Zanu PF Ropes Church Into Poll Campaign

The ruling Zanu PF has resolved to use church leaders, mostly pastors from pentecostal denominations, to spearhead its campaign in next year's general election.

A confidential report presented to the politburo by the Zanu PF commissariat said the ruling party - which is desperate to win the critical election - will use church leaders to mobilise voters.

"As part of our campaign effort towards the 2005 parliamentary election, the commissariat is identifying and meeting with various interest groups which are helpful in mobilising their following to support the party," the report said.

"The church in Zimbabwe is one of the sectors that have been identified to be quite helpful in this respect. To date the commissariat has identified and is already networking with over 600 pastors from pentecostal churches and over 200 church leaders from African apostolic sects."

In the past Zanu PF has used traditional leaders to mobilise voters in communal areas. Already chiefs and headmen have been given massive incentives in the form of allowances and a scheme to purchase vehicles as part of luring them to the ruling party's side.

Many chiefs have also had their homes electrified under President Robert Mugabe's rural electrification programme.

The report said Zanu PF's mobilisation through the churches was going on well.

"The response of the church to our programmes is massive," it said. "The commissariat is set to strengthen its contacts with the church and use it as an important campaign vehicle."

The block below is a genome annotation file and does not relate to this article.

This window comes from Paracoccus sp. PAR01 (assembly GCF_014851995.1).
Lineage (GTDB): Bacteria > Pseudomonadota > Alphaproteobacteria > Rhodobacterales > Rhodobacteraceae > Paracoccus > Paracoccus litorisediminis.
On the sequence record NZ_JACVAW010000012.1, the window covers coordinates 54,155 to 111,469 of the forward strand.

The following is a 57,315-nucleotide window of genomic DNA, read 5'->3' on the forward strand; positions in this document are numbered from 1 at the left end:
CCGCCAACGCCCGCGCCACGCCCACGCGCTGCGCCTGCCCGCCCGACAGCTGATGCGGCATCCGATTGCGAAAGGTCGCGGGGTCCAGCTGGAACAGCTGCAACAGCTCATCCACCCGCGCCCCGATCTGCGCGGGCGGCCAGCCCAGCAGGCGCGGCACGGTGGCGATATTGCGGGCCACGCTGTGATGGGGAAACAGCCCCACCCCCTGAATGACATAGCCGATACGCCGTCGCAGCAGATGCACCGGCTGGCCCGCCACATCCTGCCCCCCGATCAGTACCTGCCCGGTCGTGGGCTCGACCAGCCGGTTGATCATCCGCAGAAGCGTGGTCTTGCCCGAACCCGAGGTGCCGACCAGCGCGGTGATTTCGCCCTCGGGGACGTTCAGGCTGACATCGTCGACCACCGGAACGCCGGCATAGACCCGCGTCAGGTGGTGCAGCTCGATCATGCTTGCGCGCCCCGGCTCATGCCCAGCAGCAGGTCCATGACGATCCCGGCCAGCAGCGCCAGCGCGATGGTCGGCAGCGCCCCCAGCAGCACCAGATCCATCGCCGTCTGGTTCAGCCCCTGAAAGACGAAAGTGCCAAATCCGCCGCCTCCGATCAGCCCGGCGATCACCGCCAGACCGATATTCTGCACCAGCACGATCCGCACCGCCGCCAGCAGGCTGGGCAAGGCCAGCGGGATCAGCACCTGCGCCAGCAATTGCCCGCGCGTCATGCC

The report said the ruling party commissariat had designed an "outreach programme" for a "massive campaign" trail at provincial and district levels to recapture seats lost to the opposition Movement for Democratic Change in 2000.

"In order to drum up general awareness and readiness for a massive campaign programme, the commissariat has designed an outreach programme," the report said, "to visit all the provinces in order to meet with the provincial, district coordinating committees and district leadership in their respective administrative areas.

"The programme shall start with the national secretary visiting all constituencies where we lost to the opposition during the 2000 parliamentary election."

Zanu PF national political commissar Elliot Manyika was scheduled to tour Manicaland province from June 3-6 to meet the local political leadership in Chipinge, Chimanimani, Nyanga, Mutare, and Zimunya-Marange.

"After Manicaland, the programme will continue with other provinces in the following order: Matabeleland North, Matabeleland South, Midlands, Mashonaland West, Mashonaland East, Masvingo, and Mashonaland Central," the report said. "It will then end with the urban provinces of Harare and Bulawayo."

Zanu PF will also use "political orientation workshops as a campaign tool".

"After the national workshop held for provincial commissars in Rowa National Training Centre in Mutare in March, the department has requested all provinces to organise similar commissariat workshops," the report said.

"To date, Manicaland and Mashonaland East provinces have already done their workshops. The commissariat is liaising with the rest of other provinces to ensure all provinces get the same political orientation and training."

The report said Zanu PF, currently entangled in confusion over primary elections, would accelerate the restructuring of its provinces to strengthen its structures to win next year's crucial poll.